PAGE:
Mallards On Open River

The River Is Open

Over the last few months many of the articles here revolved around the frozen Connecticut river. At times this year the river bed was like a highway. I photographed coyotes, eagles, and numerous other animals all along the river stretching from Hartford south to the shore.

Now, mid March, the river is officially open. So far no floods, a few ice jams, but nothing of concern yet. To the north I’m sure much of the Connecticut river is still iced over. We may still have an adventure or two.

IMG_7475Once the river opens a entirely new group of residents come back.

Ring Necked Duck
Ring Necked Duck

Ring Necks did better than most ducks during the period of hunting for feathers in the 1800s. In New England, especially Connecticut, hats were a big business. Think the Stetson cow boy hat. Made down the road, not anywhere near the wild west.  While other birds were hunted to near extinction Ring Necks did fine. They don’t gather in large flocks and stay in the rivers away from all the shore birds, and people.

Loons are usually associated with Maine. Not in the winter. They move down the rivers following the freeze. Finally they stay around the salt water inlets until spring. They also have a complete new ‘look’ in winter.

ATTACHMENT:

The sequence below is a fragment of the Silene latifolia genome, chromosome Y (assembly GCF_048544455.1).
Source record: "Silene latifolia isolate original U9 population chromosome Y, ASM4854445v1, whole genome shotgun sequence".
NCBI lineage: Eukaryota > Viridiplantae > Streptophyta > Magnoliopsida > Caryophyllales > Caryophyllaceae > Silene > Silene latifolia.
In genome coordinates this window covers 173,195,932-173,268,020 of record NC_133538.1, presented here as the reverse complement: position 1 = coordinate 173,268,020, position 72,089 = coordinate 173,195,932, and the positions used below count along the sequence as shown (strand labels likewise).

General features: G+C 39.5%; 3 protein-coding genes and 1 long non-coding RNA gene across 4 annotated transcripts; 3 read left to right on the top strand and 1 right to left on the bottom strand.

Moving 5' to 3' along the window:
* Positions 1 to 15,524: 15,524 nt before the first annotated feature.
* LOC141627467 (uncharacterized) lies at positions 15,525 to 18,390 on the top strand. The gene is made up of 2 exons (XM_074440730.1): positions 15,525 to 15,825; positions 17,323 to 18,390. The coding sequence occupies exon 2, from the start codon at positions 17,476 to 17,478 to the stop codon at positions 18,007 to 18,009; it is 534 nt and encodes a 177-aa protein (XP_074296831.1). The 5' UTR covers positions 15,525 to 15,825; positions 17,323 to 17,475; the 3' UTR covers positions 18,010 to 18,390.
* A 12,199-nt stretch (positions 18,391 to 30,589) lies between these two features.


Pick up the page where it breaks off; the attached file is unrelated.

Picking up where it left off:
Common Loon
Common Loon

The first time you see the small Horned Grebe there is a shock. They are not wounded, just have weird eyes.

Like the Grebe, a Red Breasted Merganser will dive and stay submerged on the bottom for long periods of time. We have several different types of Mergansers but the Red Breasted seems to be the most prevalent this year.

Red Breasted Merganser
Red Breasted Merganser
Red Breasted Merganser
Red Breasted Merganser

I haven’t included any geese or mallards since they appear everywhere and I have a series to be written that prominently feature them as photography examples anyway.

Oh, and there is another important item related to the rivers opening. The mud has arrived.